Self-insuring may help with rising health costs

It’s hard not to notice the escalating cost of health insurance in America. In 2015, health care spending was 17.8 percent of gross domestic product, and it’s expected to reach 20 percent by 2025. As a result, premiums are on the rise. Average family premiums have increased nearly 3 percent since 2015.

Some businesses can’t absorb such increases, and self-insurance is one way to approach the problem. It’s not the solution for every business, but combined with purchasing stop-loss policies, which reimburse employers when medical expenses exceed a pre-determined level, it has enabled some cost cutting.

For example, since transitioning to self-insurance four years ago, Cleveland-based printed-communications company Admiral Products has cut its health costs by about $150,000 a year. And a Maryland real estate broker with 46 employees reported that its coverage expenses dropped 15 percent after it decided to self-fund. Both firms switched after their insurers demanded double-digit premium increases.

Ohio-based consultancy Spooner, a larger firm that employs 130 people, reduced annual health spending by $400,000 after self-insuring.

Given the higher level of engagement when employers choose this option, it can empower them to focus more on employees’ health. Many businesses have turned to wellness programs such as smoking cessation, on-site clinics and indoor walking paths to help encourage healthy lifestyles. Disease-management programs have been shown to reduce hospital visits and lower health costs. This emphasis on health supports the employees and helps businesses lower health care costs.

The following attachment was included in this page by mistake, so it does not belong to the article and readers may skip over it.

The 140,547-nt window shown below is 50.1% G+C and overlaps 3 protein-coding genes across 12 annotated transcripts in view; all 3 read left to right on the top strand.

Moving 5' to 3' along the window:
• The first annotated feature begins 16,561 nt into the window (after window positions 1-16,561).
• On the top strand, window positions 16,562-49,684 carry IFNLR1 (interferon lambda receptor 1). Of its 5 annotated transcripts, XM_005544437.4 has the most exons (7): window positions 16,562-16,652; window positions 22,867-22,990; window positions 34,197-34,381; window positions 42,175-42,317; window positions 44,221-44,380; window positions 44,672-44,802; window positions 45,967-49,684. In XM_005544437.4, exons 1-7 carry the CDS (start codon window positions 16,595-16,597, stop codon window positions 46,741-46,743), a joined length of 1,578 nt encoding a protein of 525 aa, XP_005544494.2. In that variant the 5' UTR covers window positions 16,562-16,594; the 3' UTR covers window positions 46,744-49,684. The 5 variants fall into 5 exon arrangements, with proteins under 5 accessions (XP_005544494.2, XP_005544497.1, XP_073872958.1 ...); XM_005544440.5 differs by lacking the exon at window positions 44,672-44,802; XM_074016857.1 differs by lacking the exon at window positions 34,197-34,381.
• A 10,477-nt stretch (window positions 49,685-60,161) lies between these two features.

Self-insurance has the added benefit of allowing the employer to design plans that work specifically for their employees, with the potential to provide more flexibility than conventional health insurance.

The transition to self-insurance isn’t challenging. There’s no application process involved — just a unilateral decision that self-insurance is a good fit for the business. To make that choice, business owners typically work with qualified business advisers and conduct a feasibility review. If the assessment indicates that the company can and should self-insure, the owners connect with a third-party administrator. With this external help, self-insuring companies can set up their insurance plans, identify other business partners and establish ongoing management services.

Once self-insured, the processing of a participant’s claim almost exactly mirrors traditional insurance. The participant goes to the doctor and pays a copay. The key difference emerges when payment time comes: Rather than contacting an insurance company, doctors bill the appropriate employer instead.

Mike Ferguson is president and CEO of the Self-Insurance Institute of America.